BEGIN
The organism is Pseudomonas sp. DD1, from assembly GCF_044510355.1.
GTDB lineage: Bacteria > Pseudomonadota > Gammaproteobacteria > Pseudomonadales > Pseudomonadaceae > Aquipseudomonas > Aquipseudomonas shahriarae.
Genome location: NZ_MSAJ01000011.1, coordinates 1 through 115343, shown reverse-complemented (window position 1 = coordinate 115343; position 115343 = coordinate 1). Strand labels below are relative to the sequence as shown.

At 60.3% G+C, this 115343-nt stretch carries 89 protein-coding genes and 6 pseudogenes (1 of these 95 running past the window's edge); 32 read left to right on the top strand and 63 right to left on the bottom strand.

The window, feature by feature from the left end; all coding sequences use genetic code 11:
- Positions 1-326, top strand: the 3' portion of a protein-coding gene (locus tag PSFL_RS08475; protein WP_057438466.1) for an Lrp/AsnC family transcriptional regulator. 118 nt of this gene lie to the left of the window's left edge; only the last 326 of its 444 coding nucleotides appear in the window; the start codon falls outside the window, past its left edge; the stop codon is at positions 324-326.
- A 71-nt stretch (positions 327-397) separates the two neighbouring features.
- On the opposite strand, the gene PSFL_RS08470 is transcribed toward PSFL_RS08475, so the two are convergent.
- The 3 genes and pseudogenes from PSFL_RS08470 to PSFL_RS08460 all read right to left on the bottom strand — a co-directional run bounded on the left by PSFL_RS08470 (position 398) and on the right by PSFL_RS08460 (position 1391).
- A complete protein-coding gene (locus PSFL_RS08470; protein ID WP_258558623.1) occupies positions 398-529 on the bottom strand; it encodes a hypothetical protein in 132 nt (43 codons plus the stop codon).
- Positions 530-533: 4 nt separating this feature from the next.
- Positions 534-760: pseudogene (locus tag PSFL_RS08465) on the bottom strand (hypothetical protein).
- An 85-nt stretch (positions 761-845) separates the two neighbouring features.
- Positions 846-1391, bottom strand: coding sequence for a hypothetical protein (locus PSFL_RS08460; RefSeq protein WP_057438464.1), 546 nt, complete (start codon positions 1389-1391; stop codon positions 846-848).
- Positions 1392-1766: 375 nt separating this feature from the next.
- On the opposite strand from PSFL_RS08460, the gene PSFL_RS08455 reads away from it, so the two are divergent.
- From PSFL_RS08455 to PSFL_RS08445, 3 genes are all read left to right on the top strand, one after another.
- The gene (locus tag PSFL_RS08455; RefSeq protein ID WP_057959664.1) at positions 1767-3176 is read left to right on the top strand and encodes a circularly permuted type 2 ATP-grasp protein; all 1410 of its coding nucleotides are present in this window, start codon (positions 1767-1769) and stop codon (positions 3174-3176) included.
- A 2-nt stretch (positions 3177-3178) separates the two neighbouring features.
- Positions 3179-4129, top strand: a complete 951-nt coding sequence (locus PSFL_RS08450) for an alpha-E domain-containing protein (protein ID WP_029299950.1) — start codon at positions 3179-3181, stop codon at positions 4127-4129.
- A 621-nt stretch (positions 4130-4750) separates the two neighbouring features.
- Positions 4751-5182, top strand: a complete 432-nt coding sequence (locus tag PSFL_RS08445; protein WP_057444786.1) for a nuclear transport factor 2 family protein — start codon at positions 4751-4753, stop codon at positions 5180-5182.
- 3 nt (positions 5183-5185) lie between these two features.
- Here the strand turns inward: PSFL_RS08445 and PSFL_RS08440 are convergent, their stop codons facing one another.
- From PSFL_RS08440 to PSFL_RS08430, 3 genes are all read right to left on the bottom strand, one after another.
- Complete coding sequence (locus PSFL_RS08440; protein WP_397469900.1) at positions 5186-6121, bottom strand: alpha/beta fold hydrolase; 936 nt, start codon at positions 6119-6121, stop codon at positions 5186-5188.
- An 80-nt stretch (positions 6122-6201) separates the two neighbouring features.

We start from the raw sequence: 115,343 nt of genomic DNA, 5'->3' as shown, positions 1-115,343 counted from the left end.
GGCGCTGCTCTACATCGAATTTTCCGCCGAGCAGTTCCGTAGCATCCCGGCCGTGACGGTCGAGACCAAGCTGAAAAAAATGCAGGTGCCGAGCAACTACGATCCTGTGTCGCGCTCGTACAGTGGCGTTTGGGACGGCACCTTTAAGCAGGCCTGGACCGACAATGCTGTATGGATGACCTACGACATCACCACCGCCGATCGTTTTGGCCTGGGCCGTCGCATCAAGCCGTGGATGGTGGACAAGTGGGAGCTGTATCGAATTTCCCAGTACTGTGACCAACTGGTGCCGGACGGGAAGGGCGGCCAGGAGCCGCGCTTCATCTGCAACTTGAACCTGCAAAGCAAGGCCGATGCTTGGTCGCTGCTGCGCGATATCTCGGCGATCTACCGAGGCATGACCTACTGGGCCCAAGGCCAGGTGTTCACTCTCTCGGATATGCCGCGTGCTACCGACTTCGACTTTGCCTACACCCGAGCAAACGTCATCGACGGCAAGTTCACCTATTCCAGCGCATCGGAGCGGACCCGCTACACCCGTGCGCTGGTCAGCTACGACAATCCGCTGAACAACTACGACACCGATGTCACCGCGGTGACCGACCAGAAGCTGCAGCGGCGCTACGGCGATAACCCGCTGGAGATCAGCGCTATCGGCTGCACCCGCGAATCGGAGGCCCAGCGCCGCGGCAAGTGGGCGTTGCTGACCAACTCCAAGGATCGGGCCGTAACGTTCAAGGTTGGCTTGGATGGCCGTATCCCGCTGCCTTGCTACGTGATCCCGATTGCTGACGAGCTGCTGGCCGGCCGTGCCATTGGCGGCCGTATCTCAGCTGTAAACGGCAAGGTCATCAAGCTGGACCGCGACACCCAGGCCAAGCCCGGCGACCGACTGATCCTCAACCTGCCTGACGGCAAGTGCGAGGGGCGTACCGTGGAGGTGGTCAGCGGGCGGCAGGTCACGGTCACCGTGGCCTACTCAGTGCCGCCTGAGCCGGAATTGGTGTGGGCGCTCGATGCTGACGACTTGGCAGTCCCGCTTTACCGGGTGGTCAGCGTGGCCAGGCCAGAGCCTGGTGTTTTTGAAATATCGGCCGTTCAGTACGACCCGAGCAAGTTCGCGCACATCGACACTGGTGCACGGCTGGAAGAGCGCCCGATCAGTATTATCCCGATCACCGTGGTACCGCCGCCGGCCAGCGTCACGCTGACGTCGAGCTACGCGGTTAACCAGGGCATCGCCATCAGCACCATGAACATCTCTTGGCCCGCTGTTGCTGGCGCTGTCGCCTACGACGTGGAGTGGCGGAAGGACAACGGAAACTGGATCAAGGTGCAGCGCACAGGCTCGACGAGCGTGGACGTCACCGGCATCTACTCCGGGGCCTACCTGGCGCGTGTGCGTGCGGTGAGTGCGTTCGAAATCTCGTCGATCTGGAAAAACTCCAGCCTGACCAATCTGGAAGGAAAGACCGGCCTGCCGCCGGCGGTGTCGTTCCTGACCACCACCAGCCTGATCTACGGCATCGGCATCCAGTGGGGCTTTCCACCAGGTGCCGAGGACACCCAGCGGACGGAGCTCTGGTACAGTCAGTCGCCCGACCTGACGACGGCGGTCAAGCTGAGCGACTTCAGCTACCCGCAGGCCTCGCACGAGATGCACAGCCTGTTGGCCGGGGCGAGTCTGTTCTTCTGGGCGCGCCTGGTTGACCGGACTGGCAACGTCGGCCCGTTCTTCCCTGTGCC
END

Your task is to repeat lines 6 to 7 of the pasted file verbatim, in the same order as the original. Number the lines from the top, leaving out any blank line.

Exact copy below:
- Positions 1-326, top strand: the 3' portion of a protein-coding gene (locus tag PSFL_RS08475; protein WP_057438466.1) for an Lrp/AsnC family transcriptional regulator. 118 nt of this gene lie to the left of the window's left edge; only the last 326 of its 444 coding nucleotides appear in the window; the start codon falls outside the window, past its left edge; the stop codon is at positions 324-326.
- A 71-nt stretch (positions 327-397) separates the two neighbouring features.